Deep Litter Method, Please explain, Questions from Newbie thanks Sunny

sunnynparadise

Hatching
12 Years
Feb 2, 2007
4
0
7
Northwest
Hi all, I was interested in the "deep litter" method. Essentially it sounds like you let stuff compost on the ground under the chickens and the heat keeps the coop dry and warm. Here are my questions. 1. Do you did out the ground a bit so the compost does not pile up next to the wood walls.
2. How do you keep the side walls from rotting if the coop is directly in the dirt. 3. What type of shavings to you use? I desperately need materials for compostings so I would be happy to have 2-3 chickens or so. Thanks Sunny
 

Foghorn

Songster
13 Years
Jan 11, 2007
263
7
151
Connecticut
i don't think that deep litter necessarily means a dirt floor. It means that the litter you use, be it shavings or what have you, is piled, layer by layer as needed. Hopefully, the chickens will turn it over or move the litter around by "scratching". I think you start with a few inches and build from there. My question is, How much litter do you add before you have too much?
 

eggchel

Crowing
Premium Feather Member
13 Years
Dec 26, 2006
6,189
99
304
Both Coasts
Here is a link to some good information in another thread about the deep litter method.
But here are the basics:

Start with a 4 inch layer of shavings and stir it up once a week and add a little more shavings as needed to keep things fresh. Some folks throw corn/scratch on the coop floor occasionally to get the chickens to do the stirring for them. Since the shavings can build up to as much as a foot deep, you will most likely need to add a board across the bottom of the door way so that the shavings dont spill out everytime you open the door. Oh yeah, and your coop door needs to open outward rather than in.



In answer to your specific questions:

1. If you already have a dirt floor, then no, I would not dig out the dirt at all. Just leave it packed tight. Deep litter method can be done on top of dirt, cement, wood, stone, brick, or even linoleum.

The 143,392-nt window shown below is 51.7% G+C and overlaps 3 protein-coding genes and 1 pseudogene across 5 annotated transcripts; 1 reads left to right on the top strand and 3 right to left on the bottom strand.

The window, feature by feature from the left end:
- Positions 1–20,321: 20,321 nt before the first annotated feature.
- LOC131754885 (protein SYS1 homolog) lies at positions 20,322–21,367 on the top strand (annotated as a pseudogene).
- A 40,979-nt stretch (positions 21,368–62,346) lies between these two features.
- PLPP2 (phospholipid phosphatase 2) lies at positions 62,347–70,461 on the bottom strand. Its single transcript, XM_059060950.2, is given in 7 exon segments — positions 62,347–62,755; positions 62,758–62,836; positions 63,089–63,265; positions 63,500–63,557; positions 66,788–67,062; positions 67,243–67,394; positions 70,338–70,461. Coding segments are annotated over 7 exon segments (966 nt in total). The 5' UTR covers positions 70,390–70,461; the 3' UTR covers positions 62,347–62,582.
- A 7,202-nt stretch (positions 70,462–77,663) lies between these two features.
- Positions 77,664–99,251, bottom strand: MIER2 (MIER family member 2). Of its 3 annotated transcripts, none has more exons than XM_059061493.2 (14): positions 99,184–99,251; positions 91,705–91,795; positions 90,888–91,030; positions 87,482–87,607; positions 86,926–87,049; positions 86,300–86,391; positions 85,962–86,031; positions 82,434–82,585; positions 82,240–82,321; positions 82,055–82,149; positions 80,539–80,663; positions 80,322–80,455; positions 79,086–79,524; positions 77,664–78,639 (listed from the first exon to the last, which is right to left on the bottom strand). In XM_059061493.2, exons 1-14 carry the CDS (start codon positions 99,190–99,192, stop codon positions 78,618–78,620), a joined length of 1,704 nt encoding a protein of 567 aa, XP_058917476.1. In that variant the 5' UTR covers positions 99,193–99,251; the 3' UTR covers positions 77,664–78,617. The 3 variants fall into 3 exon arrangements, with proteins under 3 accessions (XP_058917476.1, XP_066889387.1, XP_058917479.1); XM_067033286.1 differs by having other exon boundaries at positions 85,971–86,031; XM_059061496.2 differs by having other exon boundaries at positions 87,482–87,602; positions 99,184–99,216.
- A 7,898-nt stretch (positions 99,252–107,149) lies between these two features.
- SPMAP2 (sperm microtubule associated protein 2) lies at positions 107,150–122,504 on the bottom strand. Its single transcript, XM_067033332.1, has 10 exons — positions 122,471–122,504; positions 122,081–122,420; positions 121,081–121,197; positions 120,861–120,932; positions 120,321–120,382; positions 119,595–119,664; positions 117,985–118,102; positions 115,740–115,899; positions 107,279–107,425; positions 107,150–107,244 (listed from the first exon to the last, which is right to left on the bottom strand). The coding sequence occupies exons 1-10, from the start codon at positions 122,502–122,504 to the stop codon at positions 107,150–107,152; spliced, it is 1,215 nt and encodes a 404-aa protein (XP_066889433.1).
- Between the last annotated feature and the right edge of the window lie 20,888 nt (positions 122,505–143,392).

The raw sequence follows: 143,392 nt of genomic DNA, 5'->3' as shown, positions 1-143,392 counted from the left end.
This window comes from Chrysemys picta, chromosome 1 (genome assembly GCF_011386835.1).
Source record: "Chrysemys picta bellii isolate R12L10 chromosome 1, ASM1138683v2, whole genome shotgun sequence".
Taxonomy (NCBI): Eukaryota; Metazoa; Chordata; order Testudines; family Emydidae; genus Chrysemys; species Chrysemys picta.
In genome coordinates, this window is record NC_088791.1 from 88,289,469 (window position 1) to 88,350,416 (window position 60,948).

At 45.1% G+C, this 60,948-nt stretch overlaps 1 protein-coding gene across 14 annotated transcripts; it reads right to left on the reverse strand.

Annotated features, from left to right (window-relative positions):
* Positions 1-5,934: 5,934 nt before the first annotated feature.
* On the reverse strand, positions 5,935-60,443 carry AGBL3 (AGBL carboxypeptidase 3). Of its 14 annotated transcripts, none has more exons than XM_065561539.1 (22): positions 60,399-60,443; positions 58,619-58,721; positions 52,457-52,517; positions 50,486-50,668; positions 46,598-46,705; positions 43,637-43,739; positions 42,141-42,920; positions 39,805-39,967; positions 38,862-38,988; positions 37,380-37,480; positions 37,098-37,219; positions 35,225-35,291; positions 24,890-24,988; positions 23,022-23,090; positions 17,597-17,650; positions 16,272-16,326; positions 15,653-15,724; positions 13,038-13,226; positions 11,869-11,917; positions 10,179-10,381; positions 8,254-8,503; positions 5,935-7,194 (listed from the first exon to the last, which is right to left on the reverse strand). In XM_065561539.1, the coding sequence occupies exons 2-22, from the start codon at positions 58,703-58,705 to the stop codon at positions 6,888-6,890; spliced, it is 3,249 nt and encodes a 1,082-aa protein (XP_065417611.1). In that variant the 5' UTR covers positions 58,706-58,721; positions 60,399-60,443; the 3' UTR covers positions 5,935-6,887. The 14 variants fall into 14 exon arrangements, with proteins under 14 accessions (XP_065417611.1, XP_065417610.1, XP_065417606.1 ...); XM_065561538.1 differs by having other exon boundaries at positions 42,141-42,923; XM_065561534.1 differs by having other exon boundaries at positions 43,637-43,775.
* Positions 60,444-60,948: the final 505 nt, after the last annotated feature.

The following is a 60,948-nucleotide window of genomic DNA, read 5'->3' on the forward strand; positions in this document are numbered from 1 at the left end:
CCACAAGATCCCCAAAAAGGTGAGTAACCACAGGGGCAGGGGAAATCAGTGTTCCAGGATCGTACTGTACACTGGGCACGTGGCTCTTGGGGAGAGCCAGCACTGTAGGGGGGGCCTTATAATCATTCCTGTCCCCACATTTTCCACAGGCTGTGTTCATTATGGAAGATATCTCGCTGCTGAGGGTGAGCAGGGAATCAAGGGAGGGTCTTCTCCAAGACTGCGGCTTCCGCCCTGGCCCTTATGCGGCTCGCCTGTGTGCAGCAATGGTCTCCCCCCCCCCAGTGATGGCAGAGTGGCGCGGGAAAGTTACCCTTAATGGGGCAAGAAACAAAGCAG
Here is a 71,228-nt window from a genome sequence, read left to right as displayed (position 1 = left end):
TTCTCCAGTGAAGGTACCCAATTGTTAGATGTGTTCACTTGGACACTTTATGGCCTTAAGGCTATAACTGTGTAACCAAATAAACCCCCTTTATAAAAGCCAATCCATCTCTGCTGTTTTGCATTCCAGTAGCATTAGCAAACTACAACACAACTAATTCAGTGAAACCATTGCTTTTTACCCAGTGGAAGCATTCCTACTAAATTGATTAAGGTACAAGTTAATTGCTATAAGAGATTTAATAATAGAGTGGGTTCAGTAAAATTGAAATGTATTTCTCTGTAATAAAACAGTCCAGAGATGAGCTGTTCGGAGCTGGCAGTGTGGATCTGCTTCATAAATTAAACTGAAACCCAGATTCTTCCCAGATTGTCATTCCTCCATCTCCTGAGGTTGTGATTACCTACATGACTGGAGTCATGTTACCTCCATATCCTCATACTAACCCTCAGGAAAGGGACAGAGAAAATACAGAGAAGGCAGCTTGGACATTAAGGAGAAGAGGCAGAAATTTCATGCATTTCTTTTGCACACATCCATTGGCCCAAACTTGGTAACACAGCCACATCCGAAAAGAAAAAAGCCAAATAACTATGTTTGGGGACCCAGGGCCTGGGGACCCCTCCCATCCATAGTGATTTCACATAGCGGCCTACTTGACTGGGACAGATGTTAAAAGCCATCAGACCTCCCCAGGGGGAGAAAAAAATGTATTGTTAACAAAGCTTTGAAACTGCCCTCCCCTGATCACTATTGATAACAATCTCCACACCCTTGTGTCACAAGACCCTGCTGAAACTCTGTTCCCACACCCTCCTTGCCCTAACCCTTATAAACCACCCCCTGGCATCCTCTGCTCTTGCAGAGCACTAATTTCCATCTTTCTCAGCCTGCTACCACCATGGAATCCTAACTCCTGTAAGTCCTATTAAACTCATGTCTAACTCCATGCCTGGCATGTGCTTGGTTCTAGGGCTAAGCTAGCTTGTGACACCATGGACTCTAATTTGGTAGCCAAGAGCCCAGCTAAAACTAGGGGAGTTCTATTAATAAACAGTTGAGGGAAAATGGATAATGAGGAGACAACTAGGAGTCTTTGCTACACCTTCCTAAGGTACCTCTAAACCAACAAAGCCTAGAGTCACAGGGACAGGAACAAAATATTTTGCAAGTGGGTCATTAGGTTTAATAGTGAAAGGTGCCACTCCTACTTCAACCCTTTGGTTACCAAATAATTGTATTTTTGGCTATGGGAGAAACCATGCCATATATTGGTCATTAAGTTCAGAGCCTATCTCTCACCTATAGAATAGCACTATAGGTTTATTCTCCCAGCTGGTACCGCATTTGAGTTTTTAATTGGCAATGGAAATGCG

2. Is this an existing coop? If so, the bottom boards that contact the dirt may be made out of pressure treated wood or a rot resistant wood such as redwood or cedar. On the outside of your coop you should make sure that the ground slopes away from the coop to avoid water causing rot. The build up of composted litter inside the building will not cause rot. The deep litter method is a dry compost. You will need to make sure that you dont have a leaking waterer or other leaks that allow the shavings to become soggy.

3. Use pine shavings. Do not use cedar shavings because of the harmful fumes. Some people mix a tiny bit of cedar shavings in with the pine to deter pests but most people do not.

chel
 

michele45

Hatching
10 Years
Jul 3, 2009
9
1
7
Does this mean over the entire floor and you just walk on it? My c&d will not sleep in the roosts only the floor. How do I get them into their nesting boxes?

Michele
 

CarolAnn

Chirping
9 Years
Aug 23, 2010
381
3
99
Kansas
Hi Michele45, Yes, you'd be covering the whole coop floor. If you covered only part it'd end up spread out over the whole area eventually anyway, wouldn't it? It sure would in mine. I use pine all shavings, but the idea of adding a small amount of cedar to keep it fresh sounds good to me too, especially in winter. As long as there's nothing harmful to chickens in the cedar. I'm brand new to ALL of this so I have a million questions!!
 

5618

Hatching
9 Years
Mar 6, 2010
4
2
7
I only use dried tree leaves, have four laying chics and one cock, giving them whole wheat, rice husk, lentil, different oilseeds only as daily meal. No smell in coop and do well for the last eight months.
 

xany xu

Hatching
9 Years
Jan 17, 2011
2
2
6
Hey Folks,

I just ordered Easter Chicks. I am trying to figure out coop details. I live in Florida and am wondering if the DLM works well here with all of the summertime humidity? Anyone with Florida DLM experience?
 
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